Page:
technologies. Second, because of this, in order to reverse it
you would have to impose such a high tax on it that it is totally
unrealistic. You can slow it down but you will have to live, unfortunately,
with the problem and probably deal with the negative environmental
consequences by doing even more in other sectors. Slow it down
but we will have to stick with it.
Q293 Mr Newmark: Given that renewable
energy, at least at the moment, does not make any significant
contribution to any economy, can it ever be a viable alternative
to fossil fuels?
Professor Neumayer: Absolutely.
There is absolutely no reason why the world economy cannot run
on solar energy, either directly or by producing hydrogen which
you can pump through pipelines or ship through super tankers.
In the 19th century, the oil of today was coal. People were concerned
about running out of coal and would we ever be able to substitute
it. We substituted it with oil. Oil was the resource of the 20th
century. My prediction is that mainly solar and a little bit of
other renewable energy resources will be the energy source of
the 21st century.
Q294 Mr Newmark: To what extent does
renewable energyI guess you would focus on solar hererepresent
an opportunity for businesses in the UK? How can we capitalise
on that? Should that be driven by the market? Should that be supported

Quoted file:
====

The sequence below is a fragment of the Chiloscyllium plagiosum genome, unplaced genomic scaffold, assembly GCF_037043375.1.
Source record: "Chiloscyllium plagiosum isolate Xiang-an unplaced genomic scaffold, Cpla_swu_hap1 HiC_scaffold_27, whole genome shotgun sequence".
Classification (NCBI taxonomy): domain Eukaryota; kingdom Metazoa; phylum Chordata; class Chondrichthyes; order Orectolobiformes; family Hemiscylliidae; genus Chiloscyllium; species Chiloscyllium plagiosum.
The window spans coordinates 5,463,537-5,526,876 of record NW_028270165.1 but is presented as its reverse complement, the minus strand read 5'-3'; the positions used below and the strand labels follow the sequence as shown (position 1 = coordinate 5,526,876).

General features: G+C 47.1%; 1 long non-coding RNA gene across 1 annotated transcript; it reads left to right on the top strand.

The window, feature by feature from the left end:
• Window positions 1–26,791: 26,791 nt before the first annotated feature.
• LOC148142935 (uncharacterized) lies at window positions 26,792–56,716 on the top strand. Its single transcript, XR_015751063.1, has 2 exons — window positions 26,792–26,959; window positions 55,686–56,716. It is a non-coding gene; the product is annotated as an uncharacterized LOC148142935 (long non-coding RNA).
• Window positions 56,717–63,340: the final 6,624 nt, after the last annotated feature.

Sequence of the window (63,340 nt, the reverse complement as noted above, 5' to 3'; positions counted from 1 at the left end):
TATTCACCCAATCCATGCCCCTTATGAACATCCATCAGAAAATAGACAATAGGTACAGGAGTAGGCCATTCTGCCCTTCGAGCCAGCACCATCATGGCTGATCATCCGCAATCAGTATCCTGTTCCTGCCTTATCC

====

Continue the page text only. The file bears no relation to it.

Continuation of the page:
by the government in some way through tax breaks?
Mr Bullock: The Stern Report is
clear that we have to have a big expansion of renewables but what
they say is that the power generation sector is very difficult
for new technologies to come onto the market for four reasons.
The sector is very risk averse. The infrastructure mitigates against
new technologies to a large degree. For example, the grid structure
makes it harder for microgeneration to come onto it. There are
still massive subsidies for other technologies, particularly for
example nuclear, and there is a lack of competition. It is dominated
by a lot of big players who have a lot invested in big plant.
His conclusion is that it is going to be very difficult for us
to rely on the market alone to deliver these new technologies.
What it needs is major government investment and subsidy, tax
breaks and grants, like every other energy technology had when
they were developing as well.
Q295 Mr Newmark: You do not really
see a role in the private sector; it has to be driven by government
and taxpayers funding that change?
Mr Bullock: It is both.
Dr Jenkins: There is a key role
for businesses to play. They play the role that businesses do
and government should play the role they do. They need to be able
to regulate the market and give the incentives for business to
be able to deliver, to do the things they do best which are obviously
to innovate and take opportunities when they are defined in a
framework that government sets. It is a regulated market as it
currently stands anyway. It is regulating it to deliver those
things better. There is a role for tax incentives and subsidy.